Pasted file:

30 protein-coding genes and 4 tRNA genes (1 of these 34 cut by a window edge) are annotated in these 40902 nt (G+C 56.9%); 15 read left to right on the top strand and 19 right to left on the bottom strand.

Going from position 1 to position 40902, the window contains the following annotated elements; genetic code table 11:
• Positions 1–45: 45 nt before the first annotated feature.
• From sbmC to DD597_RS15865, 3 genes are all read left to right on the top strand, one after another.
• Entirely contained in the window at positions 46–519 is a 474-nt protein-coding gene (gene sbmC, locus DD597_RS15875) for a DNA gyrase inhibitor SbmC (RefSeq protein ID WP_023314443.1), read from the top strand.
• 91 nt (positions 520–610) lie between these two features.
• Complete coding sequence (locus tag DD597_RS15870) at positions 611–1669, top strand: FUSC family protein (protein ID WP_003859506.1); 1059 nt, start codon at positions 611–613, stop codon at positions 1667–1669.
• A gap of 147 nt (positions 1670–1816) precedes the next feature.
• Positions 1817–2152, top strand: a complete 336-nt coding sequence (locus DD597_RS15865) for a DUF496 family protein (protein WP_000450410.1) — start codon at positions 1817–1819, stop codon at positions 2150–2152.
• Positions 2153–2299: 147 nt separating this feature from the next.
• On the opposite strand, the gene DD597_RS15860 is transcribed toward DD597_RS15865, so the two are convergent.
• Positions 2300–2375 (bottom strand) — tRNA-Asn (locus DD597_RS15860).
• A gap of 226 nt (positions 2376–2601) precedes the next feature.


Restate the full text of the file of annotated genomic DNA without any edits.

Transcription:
30 protein-coding genes and 4 tRNA genes (1 of these 34 cut by a window edge) are annotated in these 40902 nt (G+C 56.9%); 15 read left to right on the top strand and 19 right to left on the bottom strand.

Going from position 1 to position 40902, the window contains the following annotated elements; genetic code table 11:
• Positions 1–45: 45 nt before the first annotated feature.
• From sbmC to DD597_RS15865, 3 genes are all read left to right on the top strand, one after another.
• Entirely contained in the window at positions 46–519 is a 474-nt protein-coding gene (gene sbmC, locus DD597_RS15875) for a DNA gyrase inhibitor SbmC (RefSeq protein ID WP_023314443.1), read from the top strand.
• 91 nt (positions 520–610) lie between these two features.
• Complete coding sequence (locus tag DD597_RS15870) at positions 611–1669, top strand: FUSC family protein (protein ID WP_003859506.1); 1059 nt, start codon at positions 611–613, stop codon at positions 1667–1669.
• A gap of 147 nt (positions 1670–1816) precedes the next feature.
• Positions 1817–2152, top strand: a complete 336-nt coding sequence (locus DD597_RS15865) for a DUF496 family protein (protein WP_000450410.1) — start codon at positions 1817–1819, stop codon at positions 2150–2152.
• Positions 2153–2299: 147 nt separating this feature from the next.
• On the opposite strand, the gene DD597_RS15860 is transcribed toward DD597_RS15865, so the two are convergent.
• Positions 2300–2375 (bottom strand) — tRNA-Asn (locus DD597_RS15860).
• A gap of 226 nt (positions 2376–2601) precedes the next feature.